Would you agree with our diagnosis?
Would you agree with the proposed treatment?
a) Which proposal(s) among the ones proposed by FIRES, you would support and endorse and, conversely, which one (if any), you would disregard?
b) Is there any policy proposal for the Italian entrepreneurial ecosystem that you would recommend to include that it is not mentioned in the FIRES policy brief?
c) Can you please gauge about the political feasibility of the FIRES proposal(s) that you like. Are they easily implementable or not? Do you see any difficulties or obstacles of any sort, and in particular political obstacles, to implementing the proposed recommendation(s)?
On January 26th, 2018 we organised a policy roundtable at Utrecht University on the effects of industrial diversification and entrepreneurship on regional growth in the EU. The roundtable offered an excellent setting for the FIRES participants to share and discuss their research findings with practitioners involved in regional policy making and with researchers with an expertise in policy design, content and evaluation. An initial round of presentations of empirical results was followed by a series of reflections by policy makers, who provided critical assessments of our findings and discussed how and to what extent contemporary policies can benefit from the results. In a third round of presentations, several policy researchers provided critical evaluations of our empirical findings and linked our research to contemporary debates on the nature and design of policies aimed at the promotion of regional growth. Overall, the participants were in agreement that there is much scope for policy making to foster regional growth by promoting regional entrepreneurship. Also, policies should try to focus more on positive growth effects that the type of composition of economic activities of regional economies can generate. There was also consensus on the need to allow for substantial heterogeneity in the design and content of policies, given structural differences between lagging and advanced regions in the EU and dynamic differences between regional growth trajectories based on related or unrelated diversification of economic activities.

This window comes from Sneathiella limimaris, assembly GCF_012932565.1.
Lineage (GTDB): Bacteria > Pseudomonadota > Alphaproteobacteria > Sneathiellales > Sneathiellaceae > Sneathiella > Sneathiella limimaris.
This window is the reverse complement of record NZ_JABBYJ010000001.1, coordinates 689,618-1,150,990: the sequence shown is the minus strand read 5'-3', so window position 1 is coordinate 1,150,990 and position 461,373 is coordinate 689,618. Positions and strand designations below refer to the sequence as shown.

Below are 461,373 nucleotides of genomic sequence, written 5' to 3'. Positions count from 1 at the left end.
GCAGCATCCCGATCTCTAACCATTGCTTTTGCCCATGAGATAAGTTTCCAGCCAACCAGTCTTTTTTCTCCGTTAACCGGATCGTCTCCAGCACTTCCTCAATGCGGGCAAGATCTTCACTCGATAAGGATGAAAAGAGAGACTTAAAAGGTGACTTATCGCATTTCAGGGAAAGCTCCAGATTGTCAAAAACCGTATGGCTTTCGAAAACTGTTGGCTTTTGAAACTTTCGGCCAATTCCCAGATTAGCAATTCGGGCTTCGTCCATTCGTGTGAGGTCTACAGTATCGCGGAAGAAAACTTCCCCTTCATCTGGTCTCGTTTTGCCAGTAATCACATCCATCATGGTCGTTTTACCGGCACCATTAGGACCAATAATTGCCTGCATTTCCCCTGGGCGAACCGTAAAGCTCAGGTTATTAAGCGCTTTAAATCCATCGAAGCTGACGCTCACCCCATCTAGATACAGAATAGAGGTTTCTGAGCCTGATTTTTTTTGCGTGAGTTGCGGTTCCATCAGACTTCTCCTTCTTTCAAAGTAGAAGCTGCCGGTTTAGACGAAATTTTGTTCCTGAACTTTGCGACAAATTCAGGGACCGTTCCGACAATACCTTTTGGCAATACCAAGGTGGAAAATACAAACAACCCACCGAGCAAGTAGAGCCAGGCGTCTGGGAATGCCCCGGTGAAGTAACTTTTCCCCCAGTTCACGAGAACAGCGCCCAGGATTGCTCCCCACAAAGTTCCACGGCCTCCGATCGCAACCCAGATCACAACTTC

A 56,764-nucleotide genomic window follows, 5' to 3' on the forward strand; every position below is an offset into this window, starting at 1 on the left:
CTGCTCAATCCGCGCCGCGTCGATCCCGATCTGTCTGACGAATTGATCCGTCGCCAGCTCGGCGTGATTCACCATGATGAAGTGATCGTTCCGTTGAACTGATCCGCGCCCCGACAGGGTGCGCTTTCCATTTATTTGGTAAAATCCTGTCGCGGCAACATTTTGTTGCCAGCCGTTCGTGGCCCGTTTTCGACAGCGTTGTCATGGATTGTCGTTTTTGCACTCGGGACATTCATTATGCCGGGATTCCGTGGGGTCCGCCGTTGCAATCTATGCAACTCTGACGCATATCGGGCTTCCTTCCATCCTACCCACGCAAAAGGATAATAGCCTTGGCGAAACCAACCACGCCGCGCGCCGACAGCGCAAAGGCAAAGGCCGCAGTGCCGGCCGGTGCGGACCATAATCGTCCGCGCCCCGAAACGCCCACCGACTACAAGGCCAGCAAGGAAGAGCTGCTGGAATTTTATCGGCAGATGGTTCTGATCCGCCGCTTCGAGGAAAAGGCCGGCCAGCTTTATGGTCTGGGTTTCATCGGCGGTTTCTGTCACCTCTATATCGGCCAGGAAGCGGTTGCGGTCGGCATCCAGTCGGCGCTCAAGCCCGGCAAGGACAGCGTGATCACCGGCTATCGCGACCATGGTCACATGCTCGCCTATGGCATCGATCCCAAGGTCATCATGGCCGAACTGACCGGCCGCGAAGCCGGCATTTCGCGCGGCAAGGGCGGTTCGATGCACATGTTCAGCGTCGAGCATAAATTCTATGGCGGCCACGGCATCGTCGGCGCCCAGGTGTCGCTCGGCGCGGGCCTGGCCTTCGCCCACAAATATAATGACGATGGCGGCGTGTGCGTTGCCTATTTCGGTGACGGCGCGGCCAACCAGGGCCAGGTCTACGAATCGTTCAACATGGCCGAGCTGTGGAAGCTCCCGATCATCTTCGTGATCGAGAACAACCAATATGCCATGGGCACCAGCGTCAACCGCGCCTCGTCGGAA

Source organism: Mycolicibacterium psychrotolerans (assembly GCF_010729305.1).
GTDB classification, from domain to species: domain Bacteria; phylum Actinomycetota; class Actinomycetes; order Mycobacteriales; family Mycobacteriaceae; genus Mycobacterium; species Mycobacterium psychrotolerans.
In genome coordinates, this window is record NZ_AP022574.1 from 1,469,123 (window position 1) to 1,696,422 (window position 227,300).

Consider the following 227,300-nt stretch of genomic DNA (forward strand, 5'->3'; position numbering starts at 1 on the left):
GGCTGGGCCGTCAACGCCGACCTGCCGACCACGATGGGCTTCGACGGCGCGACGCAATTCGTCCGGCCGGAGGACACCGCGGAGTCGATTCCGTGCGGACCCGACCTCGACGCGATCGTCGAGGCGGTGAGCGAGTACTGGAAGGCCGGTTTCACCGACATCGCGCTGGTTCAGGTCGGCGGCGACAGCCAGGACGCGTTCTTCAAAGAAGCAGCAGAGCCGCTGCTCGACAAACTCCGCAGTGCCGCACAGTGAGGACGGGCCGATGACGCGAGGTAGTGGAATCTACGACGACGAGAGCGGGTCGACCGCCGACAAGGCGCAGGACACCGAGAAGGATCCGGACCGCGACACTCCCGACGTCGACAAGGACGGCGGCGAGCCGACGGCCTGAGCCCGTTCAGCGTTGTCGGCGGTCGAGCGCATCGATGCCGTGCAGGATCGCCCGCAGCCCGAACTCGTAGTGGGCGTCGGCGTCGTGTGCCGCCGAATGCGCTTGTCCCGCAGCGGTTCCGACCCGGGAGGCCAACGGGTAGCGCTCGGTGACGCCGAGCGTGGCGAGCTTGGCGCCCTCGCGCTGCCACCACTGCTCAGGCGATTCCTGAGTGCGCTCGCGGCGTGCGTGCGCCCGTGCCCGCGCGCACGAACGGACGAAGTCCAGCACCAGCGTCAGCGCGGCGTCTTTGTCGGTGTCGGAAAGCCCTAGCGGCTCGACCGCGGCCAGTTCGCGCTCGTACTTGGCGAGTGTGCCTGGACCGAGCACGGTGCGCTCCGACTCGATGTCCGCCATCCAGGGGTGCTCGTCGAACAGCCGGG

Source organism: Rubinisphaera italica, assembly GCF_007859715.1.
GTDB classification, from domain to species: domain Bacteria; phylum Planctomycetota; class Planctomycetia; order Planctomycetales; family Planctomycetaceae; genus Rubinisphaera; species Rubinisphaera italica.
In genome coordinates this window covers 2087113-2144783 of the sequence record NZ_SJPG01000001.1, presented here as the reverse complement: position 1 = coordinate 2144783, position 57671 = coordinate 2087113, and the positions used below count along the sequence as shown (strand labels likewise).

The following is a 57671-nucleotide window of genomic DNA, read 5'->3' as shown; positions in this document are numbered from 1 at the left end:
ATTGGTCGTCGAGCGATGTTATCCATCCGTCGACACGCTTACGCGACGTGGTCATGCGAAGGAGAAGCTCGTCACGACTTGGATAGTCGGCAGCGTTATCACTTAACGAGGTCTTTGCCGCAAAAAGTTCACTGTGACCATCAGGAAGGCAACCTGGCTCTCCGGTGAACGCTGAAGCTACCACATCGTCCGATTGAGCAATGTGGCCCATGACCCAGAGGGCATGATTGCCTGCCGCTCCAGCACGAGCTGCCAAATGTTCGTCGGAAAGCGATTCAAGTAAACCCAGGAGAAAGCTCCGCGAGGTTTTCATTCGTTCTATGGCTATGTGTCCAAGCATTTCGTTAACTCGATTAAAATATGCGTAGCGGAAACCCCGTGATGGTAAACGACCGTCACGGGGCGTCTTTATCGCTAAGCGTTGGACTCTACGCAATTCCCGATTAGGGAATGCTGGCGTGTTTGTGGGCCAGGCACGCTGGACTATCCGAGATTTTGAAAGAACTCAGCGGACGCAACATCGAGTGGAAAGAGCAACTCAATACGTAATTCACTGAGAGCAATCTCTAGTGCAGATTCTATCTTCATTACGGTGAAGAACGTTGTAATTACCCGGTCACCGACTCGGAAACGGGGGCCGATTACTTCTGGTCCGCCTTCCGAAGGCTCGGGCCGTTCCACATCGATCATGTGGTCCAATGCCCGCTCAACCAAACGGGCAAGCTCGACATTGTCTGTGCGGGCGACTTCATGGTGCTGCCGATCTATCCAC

On January 19th, 2018 we convened a small expert policy makers workshop at the University of Piraeus to discuss the FIRES-proposed reforms to strengthen the institutional framework for innovative entrepreneurship in Greece. The discussion revolved around proposals to reform intellectual property rights, knowledge generation and R&D and universities. Participants shared their concerns, reservations and support for the relevant proposals and discussed amongst themselves and with the consortium the political desirability and feasibility of the different proposals. In general, there was broad support for the proposed reforms and the underlying common philosophy. Participants agreed that knowledge generation is costly and important and requires both incentives and adequate funding. Once available, however, knowledge is a non-rival public good and efficiency dictates it should be diffused to all at zero cost. Furthermore, participants agreed that commercialization is an important channel for diffusion.